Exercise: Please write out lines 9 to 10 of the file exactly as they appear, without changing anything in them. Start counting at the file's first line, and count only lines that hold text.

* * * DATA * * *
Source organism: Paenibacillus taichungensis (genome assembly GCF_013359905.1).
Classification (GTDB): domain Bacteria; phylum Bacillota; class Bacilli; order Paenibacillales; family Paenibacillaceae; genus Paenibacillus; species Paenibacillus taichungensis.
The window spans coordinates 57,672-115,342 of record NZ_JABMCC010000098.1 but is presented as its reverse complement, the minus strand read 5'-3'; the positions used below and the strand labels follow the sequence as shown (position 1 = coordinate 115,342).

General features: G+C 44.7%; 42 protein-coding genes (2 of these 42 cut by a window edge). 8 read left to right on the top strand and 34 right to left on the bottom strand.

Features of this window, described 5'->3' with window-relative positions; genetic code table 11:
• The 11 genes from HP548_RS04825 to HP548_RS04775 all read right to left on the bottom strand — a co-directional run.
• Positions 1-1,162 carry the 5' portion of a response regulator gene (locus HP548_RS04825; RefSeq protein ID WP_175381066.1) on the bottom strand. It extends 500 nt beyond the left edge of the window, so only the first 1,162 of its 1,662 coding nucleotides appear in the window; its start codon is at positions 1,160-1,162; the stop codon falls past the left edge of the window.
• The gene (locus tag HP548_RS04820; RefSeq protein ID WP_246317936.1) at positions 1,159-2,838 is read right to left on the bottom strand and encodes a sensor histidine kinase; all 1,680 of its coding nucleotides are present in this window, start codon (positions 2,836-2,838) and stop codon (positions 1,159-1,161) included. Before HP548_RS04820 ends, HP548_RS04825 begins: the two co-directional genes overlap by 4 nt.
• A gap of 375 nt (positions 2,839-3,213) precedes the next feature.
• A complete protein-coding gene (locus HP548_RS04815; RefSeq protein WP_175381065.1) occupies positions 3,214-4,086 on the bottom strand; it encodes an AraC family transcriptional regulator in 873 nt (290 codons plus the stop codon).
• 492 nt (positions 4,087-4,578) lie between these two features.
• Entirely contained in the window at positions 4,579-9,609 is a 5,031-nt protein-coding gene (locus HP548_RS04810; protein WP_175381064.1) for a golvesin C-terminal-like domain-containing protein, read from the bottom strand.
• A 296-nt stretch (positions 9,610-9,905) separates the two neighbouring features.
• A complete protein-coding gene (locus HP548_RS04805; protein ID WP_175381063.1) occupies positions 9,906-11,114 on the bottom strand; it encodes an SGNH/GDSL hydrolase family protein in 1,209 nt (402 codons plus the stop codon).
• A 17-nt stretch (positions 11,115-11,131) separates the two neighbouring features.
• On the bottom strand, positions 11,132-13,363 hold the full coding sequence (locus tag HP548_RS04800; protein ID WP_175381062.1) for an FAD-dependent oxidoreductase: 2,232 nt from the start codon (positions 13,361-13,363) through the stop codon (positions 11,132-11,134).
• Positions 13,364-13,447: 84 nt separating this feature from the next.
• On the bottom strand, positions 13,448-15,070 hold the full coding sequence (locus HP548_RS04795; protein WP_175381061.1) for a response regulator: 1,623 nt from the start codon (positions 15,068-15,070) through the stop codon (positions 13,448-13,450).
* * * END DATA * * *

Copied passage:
• A gap of 375 nt (positions 2,839-3,213) precedes the next feature.
• A complete protein-coding gene (locus HP548_RS04815; RefSeq protein WP_175381065.1) occupies positions 3,214-4,086 on the bottom strand; it encodes an AraC family transcriptional regulator in 873 nt (290 codons plus the stop codon).